Landfill Eliminators

The process is called plasma gasification and the technology for creating and harnessing plasma has been around for decades. However, plasma gasification technology is now being used for a new purpose-the conversion of municipal solid waste-to-energy.
By Jessica Ebert
Plants that use extremely high temperatures to turn municipal solid waste (MSW) into electricity are springing from the soils of countries around the globe including Canada, Spain, the United States and Japan. Although the process technologies and temperature ranges employed at these facilities vary, the basic concept is the same: MSW goes in, electricity comes out. In addition, unlike incineration few, if any, emissions are produced and little, if any, of the remaining material needs to be landfilled.

As farfetched as it may sound, the technology for producing plasmas dates back nearly a century. Plasmas are gases that have been heated to the point of ionization-meaning they are composed of charged particles such as electrons that can conduct electricity and generate tremendous amounts of heat. Lightning is an example of naturally occurring plasma. Since the early 1900s, plasmas have been used to melt metals and to make acetylene fuel from natural gas. In the 1960s, NASA developed plasma technology to simulate the intense heat of re-entry for testing the durability of certain pieces of shuttle equipment. The technology continues to be used in the metal and chemical industries and has now begun to filter into waste management.

In the latter case, the scenario goes something like this: MSW is shredded into one- to two-inch waste strips, which are dumped into a steel cylinder. This cupola is typically equipped with two torches near the bottom or top, which protrude like perches in a canary cage. These torches house electrodes, and when a continuous flow of electricity is applied, an arc forms between them. The air in the torch pushes this extremely hot artificial bolt of lightning into a furnace, where the MSW enters. The torrid temperatures generated by this process, which can be hotter than the surface of the sun, rip apart compounds and convert inorganic solids into a glassy obsidian-like rock that can be used in road construction. The process also transforms organic materials into syngas that can be used to make electricity and liquid fuels. Since the entire process is closed to the atmosphere, no emissions are released during the conversion of MSW to syngas and slag. "Plasma processing of MSW has unique treatment capabilities unequaled by existing technologies," says Lou Circeo, director of plasma applications research at Georgia Tech Research Institute. "Plasma gasification could revolutionize the whole field of waste management."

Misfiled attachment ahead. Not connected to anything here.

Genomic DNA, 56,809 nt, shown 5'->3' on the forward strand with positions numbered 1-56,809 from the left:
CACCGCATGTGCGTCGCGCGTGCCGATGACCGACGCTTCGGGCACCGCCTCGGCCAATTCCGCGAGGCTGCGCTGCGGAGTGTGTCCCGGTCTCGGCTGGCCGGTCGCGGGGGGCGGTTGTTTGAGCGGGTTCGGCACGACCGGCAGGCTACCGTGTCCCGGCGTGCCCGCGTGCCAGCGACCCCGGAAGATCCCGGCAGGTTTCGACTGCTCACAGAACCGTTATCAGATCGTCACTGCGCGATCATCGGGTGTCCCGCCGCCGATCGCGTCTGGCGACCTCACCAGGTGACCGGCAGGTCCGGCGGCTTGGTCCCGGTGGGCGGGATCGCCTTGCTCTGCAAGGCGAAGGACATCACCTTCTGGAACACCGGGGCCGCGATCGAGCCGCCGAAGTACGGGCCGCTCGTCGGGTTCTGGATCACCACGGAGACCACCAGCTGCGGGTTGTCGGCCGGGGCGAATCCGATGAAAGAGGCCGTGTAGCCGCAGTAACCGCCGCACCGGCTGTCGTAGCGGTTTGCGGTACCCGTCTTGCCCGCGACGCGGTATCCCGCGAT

That's certainly the hope of city planners, county commissioners and their comrades worldwide who feel the crunch of ever diminishing landfill space. The city of Ottawa for instance, has partnered with Plasco Energy Group Inc., a private high-technology company based in Canada, to process 85 tons of MSW per day over the next two years. The company holds 19 patents for its process technologies including one for the overall plasma gasification system, explains Rod Bryden, president and CEO of the company. Bryden, who owned Ottawa's National Hockey League team from the time it was an expansion franchise until about two years ago, has been building businesses since 1974. "Plasma-based technologies have been around for some time but I saw the opportunity to create a conversion business that would deliver environmental quality while creating net energy for sale," he says.

Plasco broke ground for the new demonstration facility in September 2006. Construction was completed in June and the plant, which covers three acres of grassland across the road from the Trail Road Landfill southwest of Ottawa, started in July. The plant began receiving waste from city trucks in late September.

Process Variation
The Plasco plasma gasification process differs from the general scheme previously described. Instead of directly dumping the shredded MSW into a plasma torch chamber, Plasco's process uses a separate gasification chamber to heat the strips of waste to about 700 degrees Celsius (1,292 degrees Fahrenheit). In this step, some components of the MSW such as water are converted into gas while everything else is transformed to ash. The gas rises to a vertical chamber that holds two plasma torches, which blast the gas into its basic elements. Some of these elements reform into syngas, a mixture of carbon monoxide and hydrogen. Before the syngas can be scrubbed of heavy metals such as mercury, cadmium and lead as well as other undesirable chemicals like chlorine and sulfur, the syngas is cooled. Some of the heat released during this cooling is shuttled back to the initial chamber. This is the only process that recycles heat to convert waste into syngas, Bryden explains. "We don't use these plasma torches to generate gas," Bryden explains. "We use these plasma torches to refine the gases that have already been released from the waste." Refining gases rather than whole MSW requires less heat from the torches, which saves energy. "This is one of the reasons our system produces so much more power than it consumes."